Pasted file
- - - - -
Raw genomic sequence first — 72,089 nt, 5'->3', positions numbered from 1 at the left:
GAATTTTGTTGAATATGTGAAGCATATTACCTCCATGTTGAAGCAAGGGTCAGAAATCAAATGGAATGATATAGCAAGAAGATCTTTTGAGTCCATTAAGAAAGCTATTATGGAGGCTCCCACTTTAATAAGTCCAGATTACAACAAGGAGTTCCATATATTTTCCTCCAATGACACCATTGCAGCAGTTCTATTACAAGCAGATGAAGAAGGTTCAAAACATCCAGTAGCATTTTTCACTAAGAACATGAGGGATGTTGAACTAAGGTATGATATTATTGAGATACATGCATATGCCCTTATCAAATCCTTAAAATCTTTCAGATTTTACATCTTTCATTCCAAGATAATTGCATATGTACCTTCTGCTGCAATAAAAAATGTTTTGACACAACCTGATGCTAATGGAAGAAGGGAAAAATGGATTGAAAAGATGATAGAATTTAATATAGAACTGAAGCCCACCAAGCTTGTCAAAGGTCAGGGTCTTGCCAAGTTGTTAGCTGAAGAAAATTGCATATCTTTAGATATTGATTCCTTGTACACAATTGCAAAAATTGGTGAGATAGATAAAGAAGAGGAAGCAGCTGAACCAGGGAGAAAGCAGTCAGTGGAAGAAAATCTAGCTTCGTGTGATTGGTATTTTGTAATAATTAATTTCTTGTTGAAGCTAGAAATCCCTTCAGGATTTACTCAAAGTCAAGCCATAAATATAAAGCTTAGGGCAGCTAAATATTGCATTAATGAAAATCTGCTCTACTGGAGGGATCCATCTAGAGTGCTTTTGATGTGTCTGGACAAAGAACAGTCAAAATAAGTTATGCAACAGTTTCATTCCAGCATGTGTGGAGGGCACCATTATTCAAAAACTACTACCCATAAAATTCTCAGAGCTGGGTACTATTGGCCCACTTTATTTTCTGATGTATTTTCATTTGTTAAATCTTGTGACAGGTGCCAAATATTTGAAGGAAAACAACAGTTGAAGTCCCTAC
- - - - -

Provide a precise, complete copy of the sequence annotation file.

Raw genomic sequence first — 72,089 nt, 5'->3', positions numbered from 1 at the left:
GAATTTTGTTGAATATGTGAAGCATATTACCTCCATGTTGAAGCAAGGGTCAGAAATCAAATGGAATGATATAGCAAGAAGATCTTTTGAGTCCATTAAGAAAGCTATTATGGAGGCTCCCACTTTAATAAGTCCAGATTACAACAAGGAGTTCCATATATTTTCCTCCAATGACACCATTGCAGCAGTTCTATTACAAGCAGATGAAGAAGGTTCAAAACATCCAGTAGCATTTTTCACTAAGAACATGAGGGATGTTGAACTAAGGTATGATATTATTGAGATACATGCATATGCCCTTATCAAATCCTTAAAATCTTTCAGATTTTACATCTTTCATTCCAAGATAATTGCATATGTACCTTCTGCTGCAATAAAAAATGTTTTGACACAACCTGATGCTAATGGAAGAAGGGAAAAATGGATTGAAAAGATGATAGAATTTAATATAGAACTGAAGCCCACCAAGCTTGTCAAAGGTCAGGGTCTTGCCAAGTTGTTAGCTGAAGAAAATTGCATATCTTTAGATATTGATTCCTTGTACACAATTGCAAAAATTGGTGAGATAGATAAAGAAGAGGAAGCAGCTGAACCAGGGAGAAAGCAGTCAGTGGAAGAAAATCTAGCTTCGTGTGATTGGTATTTTGTAATAATTAATTTCTTGTTGAAGCTAGAAATCCCTTCAGGATTTACTCAAAGTCAAGCCATAAATATAAAGCTTAGGGCAGCTAAATATTGCATTAATGAAAATCTGCTCTACTGGAGGGATCCATCTAGAGTGCTTTTGATGTGTCTGGACAAAGAACAGTCAAAATAAGTTATGCAACAGTTTCATTCCAGCATGTGTGGAGGGCACCATTATTCAAAAACTACTACCCATAAAATTCTCAGAGCTGGGTACTATTGGCCCACTTTATTTTCTGATGTATTTTCATTTGTTAAATCTTGTGACAGGTGCCAAATATTTGAAGGAAAACAACAGTTGAAGTCCCTAC